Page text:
by Samuel Yiu, MScPT
If you have experienced knee pain while squatting or lunging in the past, you may have read fitness advice to never let your knees go over your toes. While there are specific conditions that may warrant this suggestion, this overarching claim to never let your knees go over your toes simply is not true for many. Suggestions that ostracize one specific movement such as “you should never squat with your knees over your toes” has made many people fearful of squatting or lunging at all. Secondarily, those that are preoccupied with avoiding these movements during exercise are likely to develop further injuries over time as it could result in improper movements and compensations at your low back, hips, and ankles.
The purpose of this blog post is to highlight the benefits of squatting/lunging with knees over toes, and also when may be an appropriate time to take a break from loading into this movement.
Let’s start off by discussing the anatomy and biomechanics involved when squatting/lunging with our knee over toes. For simplicity, I will only focus on anatomical structures located in the front of the knee; the patella (our kneecap) and the quadriceps (muscles in the front of our thigh). The primary function of our quadricep muscles is to extend (straighten) the knee from a bent position. The patella is a sesame-shaped bone which sits under our quadriceps/patellar tendon and functions as a pulley to help the quadriceps generate greater torque (angular force).
The amount of force that our quadriceps can generate often depends on the positioning of our tibia (lower leg) in relation to our femur (thigh bone). Let’s try a quick experiment. I want you to try standing up from a chair with your feet planted on the floor and your knees behind your feet. (See picture 1) Try it now.
Chances are, you bent your hip forward and tried using the momentum of your hips to swing you up to standing. You may find that this movement is quite unnatural. Now, let’s try standing up with your feet positioned right under the front of the chair and knees over the toes. (See picture 2) This time, you likely did not need to bend your hips as far forward and this movement felt more natural. This simple demonstration hopefully helps illustrate just how often we need to position our knees over the toes on a day-to-day basis. Other examples of everyday activities that require us to utilize this movement include walking and going downstairs.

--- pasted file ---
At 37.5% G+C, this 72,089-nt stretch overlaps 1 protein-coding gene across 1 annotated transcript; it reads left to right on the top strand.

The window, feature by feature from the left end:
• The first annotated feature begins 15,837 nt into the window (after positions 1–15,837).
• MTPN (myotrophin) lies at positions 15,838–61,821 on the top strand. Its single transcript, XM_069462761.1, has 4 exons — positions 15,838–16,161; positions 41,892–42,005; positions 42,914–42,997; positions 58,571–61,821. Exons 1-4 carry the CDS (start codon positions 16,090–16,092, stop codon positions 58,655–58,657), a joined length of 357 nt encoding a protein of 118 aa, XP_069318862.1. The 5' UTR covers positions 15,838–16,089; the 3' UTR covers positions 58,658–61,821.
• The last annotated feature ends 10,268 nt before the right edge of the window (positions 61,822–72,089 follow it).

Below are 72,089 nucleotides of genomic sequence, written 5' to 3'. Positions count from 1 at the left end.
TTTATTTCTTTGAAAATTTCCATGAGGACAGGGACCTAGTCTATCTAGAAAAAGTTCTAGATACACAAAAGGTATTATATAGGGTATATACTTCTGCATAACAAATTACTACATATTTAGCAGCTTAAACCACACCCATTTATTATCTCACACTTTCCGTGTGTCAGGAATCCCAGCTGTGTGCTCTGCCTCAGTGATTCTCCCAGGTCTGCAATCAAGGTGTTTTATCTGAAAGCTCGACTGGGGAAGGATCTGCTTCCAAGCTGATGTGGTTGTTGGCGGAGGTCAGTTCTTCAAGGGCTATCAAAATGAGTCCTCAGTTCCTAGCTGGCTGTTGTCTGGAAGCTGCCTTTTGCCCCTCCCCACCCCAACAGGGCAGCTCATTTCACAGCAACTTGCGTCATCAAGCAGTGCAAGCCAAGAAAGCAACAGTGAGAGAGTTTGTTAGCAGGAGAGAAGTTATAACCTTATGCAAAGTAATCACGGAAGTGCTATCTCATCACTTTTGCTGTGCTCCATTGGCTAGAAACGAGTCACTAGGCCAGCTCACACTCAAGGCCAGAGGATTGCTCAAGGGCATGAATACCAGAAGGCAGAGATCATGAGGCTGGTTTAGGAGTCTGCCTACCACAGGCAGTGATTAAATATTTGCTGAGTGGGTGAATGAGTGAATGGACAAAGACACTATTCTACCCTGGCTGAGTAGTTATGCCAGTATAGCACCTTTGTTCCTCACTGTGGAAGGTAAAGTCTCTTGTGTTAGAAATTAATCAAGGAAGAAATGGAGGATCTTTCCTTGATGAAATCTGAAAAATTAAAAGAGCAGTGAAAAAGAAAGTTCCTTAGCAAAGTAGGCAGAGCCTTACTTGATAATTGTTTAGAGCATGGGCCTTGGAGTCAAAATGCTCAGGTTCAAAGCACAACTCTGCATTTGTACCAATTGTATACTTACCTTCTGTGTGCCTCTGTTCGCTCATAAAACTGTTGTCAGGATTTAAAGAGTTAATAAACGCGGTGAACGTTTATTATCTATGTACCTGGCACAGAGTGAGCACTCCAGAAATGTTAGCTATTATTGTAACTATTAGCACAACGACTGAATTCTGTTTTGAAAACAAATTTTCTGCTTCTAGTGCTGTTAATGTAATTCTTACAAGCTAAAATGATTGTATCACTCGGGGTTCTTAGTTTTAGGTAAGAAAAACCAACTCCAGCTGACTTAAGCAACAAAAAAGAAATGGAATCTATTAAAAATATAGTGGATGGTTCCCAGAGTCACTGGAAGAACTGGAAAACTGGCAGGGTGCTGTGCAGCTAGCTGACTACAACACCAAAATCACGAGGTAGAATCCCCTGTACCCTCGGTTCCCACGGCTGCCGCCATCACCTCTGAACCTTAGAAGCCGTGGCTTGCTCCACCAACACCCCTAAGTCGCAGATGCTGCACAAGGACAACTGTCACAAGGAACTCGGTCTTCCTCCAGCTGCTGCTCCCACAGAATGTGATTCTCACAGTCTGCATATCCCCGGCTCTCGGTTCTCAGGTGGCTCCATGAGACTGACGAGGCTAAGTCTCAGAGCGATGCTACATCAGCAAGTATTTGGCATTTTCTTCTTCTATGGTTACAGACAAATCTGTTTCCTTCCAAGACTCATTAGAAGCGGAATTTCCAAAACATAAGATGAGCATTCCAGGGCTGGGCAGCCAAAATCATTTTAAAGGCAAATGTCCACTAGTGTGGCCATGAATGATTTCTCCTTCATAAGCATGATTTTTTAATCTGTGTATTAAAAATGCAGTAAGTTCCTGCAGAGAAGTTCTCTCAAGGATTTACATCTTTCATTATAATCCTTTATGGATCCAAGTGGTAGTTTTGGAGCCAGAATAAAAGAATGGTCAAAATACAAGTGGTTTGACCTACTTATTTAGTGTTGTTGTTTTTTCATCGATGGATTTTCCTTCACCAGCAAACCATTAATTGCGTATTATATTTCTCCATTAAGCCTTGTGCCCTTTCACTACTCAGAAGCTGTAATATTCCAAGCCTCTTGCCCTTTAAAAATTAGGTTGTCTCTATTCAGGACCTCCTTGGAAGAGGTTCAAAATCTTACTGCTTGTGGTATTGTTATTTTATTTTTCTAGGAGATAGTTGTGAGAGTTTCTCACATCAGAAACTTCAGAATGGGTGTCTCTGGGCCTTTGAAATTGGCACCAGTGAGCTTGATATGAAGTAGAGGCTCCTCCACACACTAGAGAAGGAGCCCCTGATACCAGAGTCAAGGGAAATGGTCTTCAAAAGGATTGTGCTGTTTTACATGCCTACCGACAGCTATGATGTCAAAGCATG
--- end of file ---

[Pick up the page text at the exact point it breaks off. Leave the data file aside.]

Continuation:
From the example above, we can see that moving our knees past our toes will utilize more of our quadriceps muscles both when extending our knee (coming up from a seated position) and controlling the bend of our knee (lowering into a seated position). By practicing squatting/lunging with your knees over toes, you are allowing the quadriceps muscle to work through its full range of motion and training up more of the muscle’s potential.
One thing to keep in mind is that with more force being produced from the quadricep muscles, there is increased pressure at the knee joint. Structures such as the kneecap are compressed by the increased pull of the quadriceps muscles and there is also an increased load on the patellar tendon (tissue that attaches your muscle to bone) the further the knees bend past the toes. (This concept is likely where the belief that “you should not squat with your knees over toes” originated from.) However, this increased stress is not harmful to your knee if performed with proper execution.
So, why am I advocating that people squat and lunge with their knees over toes? Why should you put increased “stress” at your knee joint? Well, like any movement/exercise, the only way you can get better is to practice. If you avoid loading your knees over your toes, your knees over time may develop less tolerance towards the stress of deep knee bending. This could limit you in participating in activities such as sports, gardening, and playing with your children/grandchildren in a pain-free manner. When we squat/lunge with our knees over toes, over time, we can progressively build greater tolerance to more pressure placed on our knees, reducing soreness when you do activities that place pressure on the knees.
If you are a person who experiences sensitivity/pain from squatting or lunging with your knees past your toes, it could be a sign that your knee is not ready to withstand the forces of that movement at this point in time. However, it does not mean that you will never be able to perform this movement or that doing this movement will further injure your knee. With a proper assessment of your strengths and weaknesses and an individualized strength/mobility training regimen, you will be able to build confidence with movements involving knees over toes gradually!